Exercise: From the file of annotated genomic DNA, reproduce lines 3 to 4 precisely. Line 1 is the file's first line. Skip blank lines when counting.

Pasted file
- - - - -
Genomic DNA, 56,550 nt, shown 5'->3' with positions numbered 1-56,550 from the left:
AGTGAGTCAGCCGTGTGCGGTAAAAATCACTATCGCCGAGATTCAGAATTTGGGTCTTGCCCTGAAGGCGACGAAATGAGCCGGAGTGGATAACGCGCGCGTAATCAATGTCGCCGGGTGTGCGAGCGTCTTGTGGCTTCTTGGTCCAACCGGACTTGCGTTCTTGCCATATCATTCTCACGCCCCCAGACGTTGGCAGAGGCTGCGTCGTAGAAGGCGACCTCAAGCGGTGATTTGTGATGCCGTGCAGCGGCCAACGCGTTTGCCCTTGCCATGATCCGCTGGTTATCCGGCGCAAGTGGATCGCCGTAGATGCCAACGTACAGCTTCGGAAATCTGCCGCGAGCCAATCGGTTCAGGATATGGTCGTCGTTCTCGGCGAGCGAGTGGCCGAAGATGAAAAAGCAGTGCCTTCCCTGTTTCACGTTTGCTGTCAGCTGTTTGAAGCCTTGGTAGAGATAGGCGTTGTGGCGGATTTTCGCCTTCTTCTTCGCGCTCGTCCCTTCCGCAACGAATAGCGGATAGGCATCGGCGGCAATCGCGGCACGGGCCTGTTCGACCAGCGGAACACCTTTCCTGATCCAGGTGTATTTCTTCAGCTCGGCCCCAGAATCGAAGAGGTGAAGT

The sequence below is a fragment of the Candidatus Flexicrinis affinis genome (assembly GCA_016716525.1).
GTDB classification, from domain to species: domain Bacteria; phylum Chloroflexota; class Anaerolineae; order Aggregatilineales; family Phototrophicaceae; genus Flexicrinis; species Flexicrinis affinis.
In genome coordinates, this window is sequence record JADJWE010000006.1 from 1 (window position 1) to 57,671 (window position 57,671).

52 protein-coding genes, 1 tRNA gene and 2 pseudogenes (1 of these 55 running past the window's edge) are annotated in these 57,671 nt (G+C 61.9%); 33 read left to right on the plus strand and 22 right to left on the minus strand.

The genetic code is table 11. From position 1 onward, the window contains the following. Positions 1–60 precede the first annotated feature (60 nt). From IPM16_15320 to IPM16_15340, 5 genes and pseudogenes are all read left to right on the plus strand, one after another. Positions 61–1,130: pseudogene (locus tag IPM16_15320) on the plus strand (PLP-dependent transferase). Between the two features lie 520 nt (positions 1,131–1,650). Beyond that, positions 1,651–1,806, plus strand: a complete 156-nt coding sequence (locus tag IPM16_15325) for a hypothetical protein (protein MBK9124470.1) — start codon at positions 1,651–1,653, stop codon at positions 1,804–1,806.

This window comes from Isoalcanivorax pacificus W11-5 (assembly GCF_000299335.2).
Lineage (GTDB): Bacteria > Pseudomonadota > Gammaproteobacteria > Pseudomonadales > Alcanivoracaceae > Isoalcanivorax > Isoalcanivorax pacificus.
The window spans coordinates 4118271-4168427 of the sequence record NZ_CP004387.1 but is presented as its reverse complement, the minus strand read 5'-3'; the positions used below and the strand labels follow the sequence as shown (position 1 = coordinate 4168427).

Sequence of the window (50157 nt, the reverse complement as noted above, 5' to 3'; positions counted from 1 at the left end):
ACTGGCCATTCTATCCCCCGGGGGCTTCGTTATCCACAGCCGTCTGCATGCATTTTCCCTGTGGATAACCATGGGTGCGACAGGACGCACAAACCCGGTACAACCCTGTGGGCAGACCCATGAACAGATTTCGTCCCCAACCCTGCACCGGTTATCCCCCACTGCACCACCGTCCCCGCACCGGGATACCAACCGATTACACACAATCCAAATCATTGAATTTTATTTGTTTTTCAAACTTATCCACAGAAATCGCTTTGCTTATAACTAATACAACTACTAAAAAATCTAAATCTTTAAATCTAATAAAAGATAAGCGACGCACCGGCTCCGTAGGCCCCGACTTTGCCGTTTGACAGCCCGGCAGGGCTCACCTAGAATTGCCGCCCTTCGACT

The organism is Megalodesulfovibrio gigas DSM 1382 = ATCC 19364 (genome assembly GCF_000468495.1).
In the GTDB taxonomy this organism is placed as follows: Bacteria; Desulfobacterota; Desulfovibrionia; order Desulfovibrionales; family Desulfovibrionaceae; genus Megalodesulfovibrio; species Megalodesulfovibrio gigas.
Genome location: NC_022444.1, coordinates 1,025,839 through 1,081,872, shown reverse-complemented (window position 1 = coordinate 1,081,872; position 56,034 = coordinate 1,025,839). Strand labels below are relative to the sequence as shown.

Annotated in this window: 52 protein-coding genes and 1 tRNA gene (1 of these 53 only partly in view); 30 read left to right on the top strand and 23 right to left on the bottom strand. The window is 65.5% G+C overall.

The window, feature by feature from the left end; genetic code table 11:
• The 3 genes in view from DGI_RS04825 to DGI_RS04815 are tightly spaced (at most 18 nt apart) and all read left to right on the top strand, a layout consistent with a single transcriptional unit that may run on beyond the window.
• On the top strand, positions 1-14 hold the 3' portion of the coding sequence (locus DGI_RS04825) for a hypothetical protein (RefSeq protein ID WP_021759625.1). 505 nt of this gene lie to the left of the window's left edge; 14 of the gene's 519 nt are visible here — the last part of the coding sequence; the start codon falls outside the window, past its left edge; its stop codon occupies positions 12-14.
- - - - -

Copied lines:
The sequence below is a fragment of the Candidatus Flexicrinis affinis genome (assembly GCA_016716525.1).
GTDB classification, from domain to species: domain Bacteria; phylum Chloroflexota; class Anaerolineae; order Aggregatilineales; family Phototrophicaceae; genus Flexicrinis; species Flexicrinis affinis.